Former Soviet and Yugoslavian republics have come under fire from the European Bank for Reconstruction and Development (EBRD) for being slow to reform their legal and law enforcement systems.
In its Transition Report 1998, covering central and eastern Europe, countries such as Bosnia and Herzegovina, Ukraine, Kazakhstan and Russia have been slammed for failing to modernise.
The report cited the inability to enforce civil and foreign judgments, dragged-out court proceedings, corruption and economic crime as serious, ongoing problems.
But the report praised the Czech Republic, Estonia, Hungary and Poland, which have made great strides in enacting clear and extensive laws.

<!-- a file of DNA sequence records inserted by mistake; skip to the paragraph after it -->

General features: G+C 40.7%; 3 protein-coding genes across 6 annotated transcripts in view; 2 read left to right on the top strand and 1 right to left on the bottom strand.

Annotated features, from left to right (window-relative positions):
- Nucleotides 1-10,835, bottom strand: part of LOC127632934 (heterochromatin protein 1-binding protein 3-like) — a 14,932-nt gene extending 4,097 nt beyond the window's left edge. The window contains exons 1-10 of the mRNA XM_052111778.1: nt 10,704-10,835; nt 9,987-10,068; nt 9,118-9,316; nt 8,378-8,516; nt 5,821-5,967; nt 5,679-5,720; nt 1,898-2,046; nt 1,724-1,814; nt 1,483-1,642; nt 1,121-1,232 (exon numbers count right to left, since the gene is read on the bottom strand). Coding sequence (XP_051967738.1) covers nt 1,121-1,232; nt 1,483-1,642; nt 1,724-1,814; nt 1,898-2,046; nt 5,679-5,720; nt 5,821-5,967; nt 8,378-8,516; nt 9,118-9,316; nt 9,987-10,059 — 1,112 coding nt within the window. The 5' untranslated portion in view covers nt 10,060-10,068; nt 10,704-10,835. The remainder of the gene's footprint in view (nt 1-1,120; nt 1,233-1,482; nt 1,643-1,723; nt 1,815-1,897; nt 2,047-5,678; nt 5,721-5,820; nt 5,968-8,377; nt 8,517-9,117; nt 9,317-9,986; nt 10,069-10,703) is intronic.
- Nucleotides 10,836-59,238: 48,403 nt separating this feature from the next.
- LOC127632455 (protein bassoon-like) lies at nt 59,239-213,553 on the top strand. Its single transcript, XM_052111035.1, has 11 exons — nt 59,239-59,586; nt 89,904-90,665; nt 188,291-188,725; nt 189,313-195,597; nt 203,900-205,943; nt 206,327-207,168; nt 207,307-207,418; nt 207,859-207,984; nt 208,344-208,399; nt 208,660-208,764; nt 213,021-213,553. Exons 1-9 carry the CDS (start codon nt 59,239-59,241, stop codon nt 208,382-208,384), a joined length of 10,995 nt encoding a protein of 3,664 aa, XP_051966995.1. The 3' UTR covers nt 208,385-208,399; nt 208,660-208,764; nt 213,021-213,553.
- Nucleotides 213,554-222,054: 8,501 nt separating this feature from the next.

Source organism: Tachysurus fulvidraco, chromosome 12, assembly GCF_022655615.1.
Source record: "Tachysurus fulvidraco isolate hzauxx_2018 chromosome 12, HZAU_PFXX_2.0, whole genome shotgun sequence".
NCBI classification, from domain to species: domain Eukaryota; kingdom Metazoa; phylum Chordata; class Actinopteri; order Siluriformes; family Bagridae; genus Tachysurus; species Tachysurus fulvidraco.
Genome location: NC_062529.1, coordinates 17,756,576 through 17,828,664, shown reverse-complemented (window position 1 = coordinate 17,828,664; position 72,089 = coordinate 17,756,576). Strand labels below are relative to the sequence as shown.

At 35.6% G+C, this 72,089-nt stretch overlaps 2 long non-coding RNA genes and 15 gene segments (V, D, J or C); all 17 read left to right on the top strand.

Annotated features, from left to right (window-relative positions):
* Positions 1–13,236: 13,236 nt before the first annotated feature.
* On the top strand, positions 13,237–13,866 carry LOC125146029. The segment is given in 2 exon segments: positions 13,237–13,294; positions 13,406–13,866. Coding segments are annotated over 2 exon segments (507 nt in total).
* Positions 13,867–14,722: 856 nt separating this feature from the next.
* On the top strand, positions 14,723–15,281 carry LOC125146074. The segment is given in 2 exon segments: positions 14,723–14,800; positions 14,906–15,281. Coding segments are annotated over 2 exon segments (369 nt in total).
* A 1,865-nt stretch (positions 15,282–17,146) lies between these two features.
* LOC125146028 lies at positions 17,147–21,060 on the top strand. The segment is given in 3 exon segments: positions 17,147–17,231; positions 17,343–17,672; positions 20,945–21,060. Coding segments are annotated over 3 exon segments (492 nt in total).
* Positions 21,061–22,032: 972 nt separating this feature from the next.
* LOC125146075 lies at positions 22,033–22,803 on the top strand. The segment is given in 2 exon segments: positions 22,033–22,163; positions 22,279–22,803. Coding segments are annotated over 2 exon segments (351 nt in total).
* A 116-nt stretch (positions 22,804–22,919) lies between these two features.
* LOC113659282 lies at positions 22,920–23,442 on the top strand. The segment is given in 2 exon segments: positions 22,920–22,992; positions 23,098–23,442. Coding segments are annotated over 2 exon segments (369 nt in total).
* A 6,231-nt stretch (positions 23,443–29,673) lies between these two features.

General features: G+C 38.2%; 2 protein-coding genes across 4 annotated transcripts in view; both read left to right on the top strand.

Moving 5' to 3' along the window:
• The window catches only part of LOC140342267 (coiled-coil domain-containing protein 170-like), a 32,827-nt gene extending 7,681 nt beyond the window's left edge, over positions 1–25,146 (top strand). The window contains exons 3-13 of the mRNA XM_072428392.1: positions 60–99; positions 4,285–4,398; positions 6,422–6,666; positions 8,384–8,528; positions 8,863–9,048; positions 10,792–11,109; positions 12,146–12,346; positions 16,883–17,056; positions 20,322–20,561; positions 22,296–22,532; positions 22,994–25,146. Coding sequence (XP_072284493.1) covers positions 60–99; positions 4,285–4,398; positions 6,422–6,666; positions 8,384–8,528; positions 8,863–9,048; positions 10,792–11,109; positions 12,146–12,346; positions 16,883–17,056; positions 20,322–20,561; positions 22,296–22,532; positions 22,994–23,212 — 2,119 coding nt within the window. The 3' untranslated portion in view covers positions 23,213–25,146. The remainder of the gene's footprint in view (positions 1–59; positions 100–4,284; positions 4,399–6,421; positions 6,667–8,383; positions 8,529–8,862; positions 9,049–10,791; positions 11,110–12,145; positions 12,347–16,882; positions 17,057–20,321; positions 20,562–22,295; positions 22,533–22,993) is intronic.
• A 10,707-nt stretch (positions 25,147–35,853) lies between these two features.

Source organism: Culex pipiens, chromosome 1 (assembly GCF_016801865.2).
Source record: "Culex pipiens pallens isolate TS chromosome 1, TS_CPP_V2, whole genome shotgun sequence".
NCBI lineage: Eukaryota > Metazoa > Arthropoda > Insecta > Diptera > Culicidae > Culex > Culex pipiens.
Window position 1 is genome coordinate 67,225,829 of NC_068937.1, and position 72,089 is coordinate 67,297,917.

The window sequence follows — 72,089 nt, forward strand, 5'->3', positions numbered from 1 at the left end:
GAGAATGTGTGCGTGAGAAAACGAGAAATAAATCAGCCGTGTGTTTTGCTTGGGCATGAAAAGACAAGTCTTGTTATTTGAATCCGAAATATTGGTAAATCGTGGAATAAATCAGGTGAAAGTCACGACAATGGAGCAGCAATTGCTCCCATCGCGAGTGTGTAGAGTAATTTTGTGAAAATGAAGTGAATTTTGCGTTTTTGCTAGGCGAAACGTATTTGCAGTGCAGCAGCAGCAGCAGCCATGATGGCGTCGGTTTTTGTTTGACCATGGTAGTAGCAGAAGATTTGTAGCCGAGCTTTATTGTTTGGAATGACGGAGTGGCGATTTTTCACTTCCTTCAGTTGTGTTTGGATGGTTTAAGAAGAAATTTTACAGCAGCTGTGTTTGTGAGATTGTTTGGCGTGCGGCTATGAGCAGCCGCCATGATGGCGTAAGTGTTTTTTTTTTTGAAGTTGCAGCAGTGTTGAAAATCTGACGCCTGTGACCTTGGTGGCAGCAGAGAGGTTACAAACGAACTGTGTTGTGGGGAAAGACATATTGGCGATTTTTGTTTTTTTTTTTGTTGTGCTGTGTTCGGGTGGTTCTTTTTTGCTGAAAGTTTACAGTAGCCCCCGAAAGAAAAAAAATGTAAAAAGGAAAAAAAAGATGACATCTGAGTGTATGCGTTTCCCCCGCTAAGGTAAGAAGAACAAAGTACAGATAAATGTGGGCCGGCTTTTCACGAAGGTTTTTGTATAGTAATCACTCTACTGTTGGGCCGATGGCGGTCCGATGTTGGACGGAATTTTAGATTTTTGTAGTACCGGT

The claims were re-enforced by lawyers working in eastern Europe, but with caveats. Slava Johnson, partner at US-firm Altheimer & Gray in Ukraine, said: "Clearly the pace [of reform] could be picked up, but it has not. The bureaucrats' kickback structures are still in place."
But she added that this was failing to deter investors.
In Azerbaijan, Brian Cassidy, resident director of Scottish firm Ledingham Chalmers, said slow progress was being made despite limited resources and expertise.
A new labour code and a streamlined tax regime are planned for next year.
"There's a move to more substantive, solid law, and away from one-off contracts and dispensations," he said.
The report says "the effectiveness of company law is quite weak in most countries.
"It is often difficult to hold incumbent management or majority shareholders legally accountable for their actions."
The Russian financial crisis will mean a drop in output for the region as a whole, but growth will remain positive in many individual countries.